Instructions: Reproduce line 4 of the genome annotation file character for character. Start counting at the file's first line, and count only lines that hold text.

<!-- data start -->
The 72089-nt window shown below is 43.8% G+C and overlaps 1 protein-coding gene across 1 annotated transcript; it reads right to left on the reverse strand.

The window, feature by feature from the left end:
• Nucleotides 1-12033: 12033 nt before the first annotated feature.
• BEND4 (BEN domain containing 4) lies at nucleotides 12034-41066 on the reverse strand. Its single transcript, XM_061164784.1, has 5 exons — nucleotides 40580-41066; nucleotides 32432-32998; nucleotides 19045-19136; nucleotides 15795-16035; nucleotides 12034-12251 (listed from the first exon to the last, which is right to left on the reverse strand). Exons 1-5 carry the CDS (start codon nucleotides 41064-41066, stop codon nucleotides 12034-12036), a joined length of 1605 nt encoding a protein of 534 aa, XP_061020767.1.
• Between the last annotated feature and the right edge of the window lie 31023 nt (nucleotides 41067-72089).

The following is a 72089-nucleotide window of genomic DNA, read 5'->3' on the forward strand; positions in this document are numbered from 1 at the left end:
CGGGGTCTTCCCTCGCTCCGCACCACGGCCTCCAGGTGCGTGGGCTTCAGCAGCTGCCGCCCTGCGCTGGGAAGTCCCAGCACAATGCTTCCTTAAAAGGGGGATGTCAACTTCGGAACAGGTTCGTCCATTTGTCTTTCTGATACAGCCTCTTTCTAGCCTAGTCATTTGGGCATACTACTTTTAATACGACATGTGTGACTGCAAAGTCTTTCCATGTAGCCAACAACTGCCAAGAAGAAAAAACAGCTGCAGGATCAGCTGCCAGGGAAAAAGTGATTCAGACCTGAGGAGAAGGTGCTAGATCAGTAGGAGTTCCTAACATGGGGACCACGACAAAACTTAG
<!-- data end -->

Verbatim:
• BEND4 (BEN domain containing 4) lies at nucleotides 12034-41066 on the reverse strand. Its single transcript, XM_061164784.1, has 5 exons — nucleotides 40580-41066; nucleotides 32432-32998; nucleotides 19045-19136; nucleotides 15795-16035; nucleotides 12034-12251 (listed from the first exon to the last, which is right to left on the reverse strand). Exons 1-5 carry the CDS (start codon nucleotides 41064-41066, stop codon nucleotides 12034-12036), a joined length of 1605 nt encoding a protein of 534 aa, XP_061020767.1.